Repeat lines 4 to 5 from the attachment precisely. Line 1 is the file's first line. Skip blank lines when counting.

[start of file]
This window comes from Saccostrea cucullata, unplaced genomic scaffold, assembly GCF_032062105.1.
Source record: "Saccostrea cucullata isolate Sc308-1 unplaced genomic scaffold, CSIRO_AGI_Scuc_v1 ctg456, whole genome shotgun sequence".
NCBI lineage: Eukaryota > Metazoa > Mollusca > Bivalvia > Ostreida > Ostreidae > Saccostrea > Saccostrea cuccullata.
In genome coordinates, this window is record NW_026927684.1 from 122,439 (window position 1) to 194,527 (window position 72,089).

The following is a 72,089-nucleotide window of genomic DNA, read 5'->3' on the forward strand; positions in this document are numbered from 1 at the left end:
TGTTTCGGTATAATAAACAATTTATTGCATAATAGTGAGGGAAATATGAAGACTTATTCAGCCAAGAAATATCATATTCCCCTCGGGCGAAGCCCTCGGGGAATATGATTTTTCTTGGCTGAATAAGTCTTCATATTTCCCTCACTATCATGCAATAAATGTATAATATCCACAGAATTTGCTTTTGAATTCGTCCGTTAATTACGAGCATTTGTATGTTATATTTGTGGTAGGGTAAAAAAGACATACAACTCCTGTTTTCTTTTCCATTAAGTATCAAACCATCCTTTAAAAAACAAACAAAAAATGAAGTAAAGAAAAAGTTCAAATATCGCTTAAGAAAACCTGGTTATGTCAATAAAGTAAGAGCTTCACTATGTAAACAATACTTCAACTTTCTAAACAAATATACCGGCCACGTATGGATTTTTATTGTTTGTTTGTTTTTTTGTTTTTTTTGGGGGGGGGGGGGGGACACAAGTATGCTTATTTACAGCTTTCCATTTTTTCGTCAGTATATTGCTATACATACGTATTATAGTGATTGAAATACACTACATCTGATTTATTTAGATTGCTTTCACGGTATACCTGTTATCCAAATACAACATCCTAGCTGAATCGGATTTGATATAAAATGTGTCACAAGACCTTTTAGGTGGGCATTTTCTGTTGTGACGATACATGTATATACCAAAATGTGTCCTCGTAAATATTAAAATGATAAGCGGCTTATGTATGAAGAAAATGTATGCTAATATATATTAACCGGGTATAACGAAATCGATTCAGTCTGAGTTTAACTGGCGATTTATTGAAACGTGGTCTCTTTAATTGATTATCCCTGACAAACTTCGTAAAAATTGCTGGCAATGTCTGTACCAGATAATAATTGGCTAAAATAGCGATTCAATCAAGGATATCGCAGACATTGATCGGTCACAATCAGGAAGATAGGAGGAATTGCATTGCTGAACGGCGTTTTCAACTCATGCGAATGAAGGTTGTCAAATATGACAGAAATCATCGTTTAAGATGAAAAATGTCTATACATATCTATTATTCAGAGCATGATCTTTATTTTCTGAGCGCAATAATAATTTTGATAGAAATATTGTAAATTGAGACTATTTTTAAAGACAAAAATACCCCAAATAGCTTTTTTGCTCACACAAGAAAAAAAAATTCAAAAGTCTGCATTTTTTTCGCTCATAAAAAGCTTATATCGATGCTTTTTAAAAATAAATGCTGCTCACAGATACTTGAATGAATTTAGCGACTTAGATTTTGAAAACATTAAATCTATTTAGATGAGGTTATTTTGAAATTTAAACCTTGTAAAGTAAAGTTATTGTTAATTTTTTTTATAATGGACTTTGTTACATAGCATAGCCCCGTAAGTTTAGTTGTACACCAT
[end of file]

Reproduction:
In genome coordinates, this window is record NW_026927684.1 from 122,439 (window position 1) to 194,527 (window position 72,089).

The following is a 72,089-nucleotide window of genomic DNA, read 5'->3' on the forward strand; positions in this document are numbered from 1 at the left end: